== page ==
The girls in my host family belonged to a younger generation of Iranian women that have not remained quiet over unfair treatment, brutality, arrests, and even killings suffered at the hands of police and government agents. In protests about the 2009 election outcome, philosophy student Neda Agha Soltan was shot while walking back to her car. Her killing was caught on video and released to the world. It unleashed worldwide protests.
In the most recent protests after the death of Mahsa Amini on September 16 while in custody under the notorious “morality police”, women are leading protests in cities and universities across Iran in open defiance of the strictures against them. Remembering my host family’s daughters, I support their efforts and their quest for greater freedom in support of human rights.
Learning to bargain in local shops and bazaars helped me understand interpersonal communications better. Observing the family’s dynamics, I learned a lot about the pecking order among the six children and their relationships with their mother. I learned about the differences between the boys and the girls. All of the girls and their mother wore chadors when they left the house to go to school or to local shops. The two youngest usually went together. The older daughter was in middle school and was a good student. I observed that she and her sisters were diligent about their lessons while a couple of their younger brothers were lazy and more interested in kicking a soccer ball around at a local field. My host and teacher and his younger brother were very serious in their studies and aspired to attend college.
After completing my two months with the family, I returned to Tehran shortly before a visit by President Nixon. At that time, before the Islamic Revolution in 1979, Iran was one of our staunchest allies in the Middle East. Nixon came from Moscow to ask the Shah for help protecting U.S. security interests in the Middle East, including by opposing a Soviet-allied Iraq. In return, Nixon promised to sell Iran more high-tech weaponry. During his visit I was assigned to work with representatives from the Ministry of Information and to facilitate communication between its representatives and members of the traveling White House press that arrived with the president.
Having had the Isfahan experience, I was psychologically and mentally prepared. It was as though I had lived in the country for a long time. My Farsi was fluent, and I was able to pick up on all kinds of unspoken cues among the Iranian officials with whom I dealt. I knew how to make non-verbal responses that communicated a lot to them, and most of them accepted me as an equal because we conversed in their language and on their cultural terms.
In later work in which I traveled to other cities for cultural presentations, my Isfahan experience bolstered my ability to get right down to business with local sponsors, university officials, and local media representatives. Our cultural and educational exchanges were extensive. The number of Iranian students in the U.S. kept growing, reaching over 50,000 by 1980; at that peak point, Iran sent more students to the U.S. than any other country.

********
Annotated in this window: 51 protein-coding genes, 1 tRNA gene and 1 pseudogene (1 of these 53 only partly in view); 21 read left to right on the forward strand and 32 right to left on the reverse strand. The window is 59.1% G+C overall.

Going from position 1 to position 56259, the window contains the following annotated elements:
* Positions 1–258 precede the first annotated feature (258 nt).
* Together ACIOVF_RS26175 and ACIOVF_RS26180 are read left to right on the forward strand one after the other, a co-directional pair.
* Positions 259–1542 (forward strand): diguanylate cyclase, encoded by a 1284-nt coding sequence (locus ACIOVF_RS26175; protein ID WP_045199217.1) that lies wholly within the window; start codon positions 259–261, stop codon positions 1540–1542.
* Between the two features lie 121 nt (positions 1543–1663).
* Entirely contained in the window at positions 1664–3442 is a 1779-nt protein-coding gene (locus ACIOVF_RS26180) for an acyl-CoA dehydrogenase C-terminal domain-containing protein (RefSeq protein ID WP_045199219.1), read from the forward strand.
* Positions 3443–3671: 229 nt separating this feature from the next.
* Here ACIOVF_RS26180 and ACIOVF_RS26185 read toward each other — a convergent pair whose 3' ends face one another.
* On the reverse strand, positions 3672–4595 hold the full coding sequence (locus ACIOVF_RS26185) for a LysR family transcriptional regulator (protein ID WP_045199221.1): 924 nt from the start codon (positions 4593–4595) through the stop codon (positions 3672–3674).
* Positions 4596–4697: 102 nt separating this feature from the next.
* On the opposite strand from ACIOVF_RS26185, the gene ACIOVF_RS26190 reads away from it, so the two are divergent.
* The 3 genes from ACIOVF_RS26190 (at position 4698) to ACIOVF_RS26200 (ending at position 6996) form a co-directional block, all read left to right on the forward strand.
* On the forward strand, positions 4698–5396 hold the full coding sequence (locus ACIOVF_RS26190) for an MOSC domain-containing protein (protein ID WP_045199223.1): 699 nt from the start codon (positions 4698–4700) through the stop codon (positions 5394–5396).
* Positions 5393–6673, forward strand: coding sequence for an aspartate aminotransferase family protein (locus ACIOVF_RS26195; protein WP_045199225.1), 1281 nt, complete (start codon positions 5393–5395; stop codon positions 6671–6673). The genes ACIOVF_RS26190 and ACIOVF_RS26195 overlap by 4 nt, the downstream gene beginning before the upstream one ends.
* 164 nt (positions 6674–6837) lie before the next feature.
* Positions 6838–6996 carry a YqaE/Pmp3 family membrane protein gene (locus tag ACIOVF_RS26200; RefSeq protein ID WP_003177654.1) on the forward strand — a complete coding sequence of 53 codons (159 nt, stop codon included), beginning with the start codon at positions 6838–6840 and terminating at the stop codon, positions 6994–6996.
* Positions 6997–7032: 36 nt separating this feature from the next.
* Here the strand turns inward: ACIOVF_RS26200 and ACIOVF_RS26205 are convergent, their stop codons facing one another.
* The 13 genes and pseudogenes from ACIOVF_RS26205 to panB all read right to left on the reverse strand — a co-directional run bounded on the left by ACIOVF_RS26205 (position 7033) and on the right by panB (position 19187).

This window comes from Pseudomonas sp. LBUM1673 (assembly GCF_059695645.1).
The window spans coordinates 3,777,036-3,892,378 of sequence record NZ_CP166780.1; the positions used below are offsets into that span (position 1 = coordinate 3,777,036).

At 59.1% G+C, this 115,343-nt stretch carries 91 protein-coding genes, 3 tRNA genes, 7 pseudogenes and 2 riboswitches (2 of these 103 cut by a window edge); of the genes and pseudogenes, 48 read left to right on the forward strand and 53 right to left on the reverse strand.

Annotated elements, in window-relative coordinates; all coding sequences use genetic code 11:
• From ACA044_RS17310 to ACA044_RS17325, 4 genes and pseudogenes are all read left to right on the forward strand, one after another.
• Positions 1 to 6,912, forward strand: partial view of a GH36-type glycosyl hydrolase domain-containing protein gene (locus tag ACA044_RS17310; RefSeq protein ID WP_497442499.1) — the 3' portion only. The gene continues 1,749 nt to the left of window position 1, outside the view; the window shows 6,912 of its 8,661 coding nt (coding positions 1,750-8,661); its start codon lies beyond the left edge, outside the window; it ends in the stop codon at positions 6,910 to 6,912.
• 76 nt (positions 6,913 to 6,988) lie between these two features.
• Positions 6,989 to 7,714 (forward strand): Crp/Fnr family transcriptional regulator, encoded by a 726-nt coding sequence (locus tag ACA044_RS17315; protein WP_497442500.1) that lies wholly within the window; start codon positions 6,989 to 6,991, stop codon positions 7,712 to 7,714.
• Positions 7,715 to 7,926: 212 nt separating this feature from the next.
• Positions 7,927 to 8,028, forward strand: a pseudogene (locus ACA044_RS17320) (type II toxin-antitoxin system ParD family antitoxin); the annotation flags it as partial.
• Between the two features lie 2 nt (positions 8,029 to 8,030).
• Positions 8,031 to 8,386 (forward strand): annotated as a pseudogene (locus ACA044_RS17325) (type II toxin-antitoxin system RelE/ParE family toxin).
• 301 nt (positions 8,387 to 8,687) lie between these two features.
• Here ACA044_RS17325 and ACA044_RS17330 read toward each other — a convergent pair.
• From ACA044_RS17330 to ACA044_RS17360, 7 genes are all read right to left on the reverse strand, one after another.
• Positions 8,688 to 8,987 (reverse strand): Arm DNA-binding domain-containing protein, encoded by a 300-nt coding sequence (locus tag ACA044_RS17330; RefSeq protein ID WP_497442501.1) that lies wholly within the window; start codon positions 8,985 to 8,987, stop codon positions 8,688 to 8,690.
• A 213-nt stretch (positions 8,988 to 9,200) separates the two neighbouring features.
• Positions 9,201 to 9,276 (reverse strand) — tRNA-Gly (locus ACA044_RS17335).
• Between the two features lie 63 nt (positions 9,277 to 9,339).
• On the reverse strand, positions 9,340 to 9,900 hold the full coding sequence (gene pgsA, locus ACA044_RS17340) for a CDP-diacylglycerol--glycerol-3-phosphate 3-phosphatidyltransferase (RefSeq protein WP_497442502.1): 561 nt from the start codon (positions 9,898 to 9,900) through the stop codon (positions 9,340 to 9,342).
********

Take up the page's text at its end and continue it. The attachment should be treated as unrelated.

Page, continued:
Again, the fact that I spoke their language and exhibited non-verbal behavior that they recognized meant that we more easily were able to discuss issues and agree upon further actions. My experiences in bargaining in local shops in Isfahan meant that I was ahead of the game when it came to negotiating arrangements for program events.
Later in my assignment, my host from Isfahan came to Tehran to begin his studies at a teacher training college and we met frequently. One time, I took my family on a road trip to Isfahan to meet my host family. We all went to a mountain town where the family owned a small farm. There, we spent a wonderful day and my daughter enjoyed playing with the younger girls of the family. It was a magical experience for all of us, made more so because I was able to communicate intimately with family members.
I took my experiences in Isfahan and Iran with me on other assignments—India, Afghanistan, Austria, Germany, and Poland. Language training in Farsi meant that learning other languages came easier. Polish was the most difficult to learn, but my fluency in German (I had been a student in Munich for four years) enabled me to work between the two inflected languages more quickly than between Polish and English. In my assignment in Warsaw, I felt at home conversing in Polish with many different people in cultural affairs. Once again, the fluency and the “silent” language were essential to effective communication and to the success of my assignment and work.
Bruce Byers is a retired Foreign Service officer who held assignments in Tehran, Mumbai, Kabul, and several European posts including Warsaw. He also served in Manila before returning to Washington for assignments at the Department of State. He was involved in cultural and informational affairs in the U.S. Information Agency prior to transferring to the State Department when USIA was consolidated into State in 1999. He retired in 2000 and worked part-time for several years in the International Visitor Leadership Program of the Bureau of Educational and Cultural Affairs (ECA) at State.